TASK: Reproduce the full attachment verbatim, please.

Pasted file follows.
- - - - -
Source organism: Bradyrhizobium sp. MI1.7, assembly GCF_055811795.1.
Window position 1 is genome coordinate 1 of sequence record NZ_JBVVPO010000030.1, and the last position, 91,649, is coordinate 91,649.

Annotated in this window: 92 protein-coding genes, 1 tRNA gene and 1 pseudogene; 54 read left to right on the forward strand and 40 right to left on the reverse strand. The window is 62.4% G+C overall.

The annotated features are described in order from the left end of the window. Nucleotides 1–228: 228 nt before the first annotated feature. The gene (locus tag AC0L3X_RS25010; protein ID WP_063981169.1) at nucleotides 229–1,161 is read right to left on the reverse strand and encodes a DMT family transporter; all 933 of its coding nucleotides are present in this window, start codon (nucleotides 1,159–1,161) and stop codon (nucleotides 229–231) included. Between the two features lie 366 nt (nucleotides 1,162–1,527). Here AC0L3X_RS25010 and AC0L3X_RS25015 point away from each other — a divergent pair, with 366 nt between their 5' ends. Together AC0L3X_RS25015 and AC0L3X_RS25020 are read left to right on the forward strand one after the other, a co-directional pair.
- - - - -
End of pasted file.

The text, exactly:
Source organism: Bradyrhizobium sp. MI1.7, assembly GCF_055811795.1.
Window position 1 is genome coordinate 1 of sequence record NZ_JBVVPO010000030.1, and the last position, 91,649, is coordinate 91,649.

Annotated in this window: 92 protein-coding genes, 1 tRNA gene and 1 pseudogene; 54 read left to right on the forward strand and 40 right to left on the reverse strand. The window is 62.4% G+C overall.

The annotated features are described in order from the left end of the window. Nucleotides 1–228: 228 nt before the first annotated feature. The gene (locus tag AC0L3X_RS25010; protein ID WP_063981169.1) at nucleotides 229–1,161 is read right to left on the reverse strand and encodes a DMT family transporter; all 933 of its coding nucleotides are present in this window, start codon (nucleotides 1,159–1,161) and stop codon (nucleotides 229–231) included. Between the two features lie 366 nt (nucleotides 1,162–1,527). Here AC0L3X_RS25010 and AC0L3X_RS25015 point away from each other — a divergent pair, with 366 nt between their 5' ends. Together AC0L3X_RS25015 and AC0L3X_RS25020 are read left to right on the forward strand one after the other, a co-directional pair.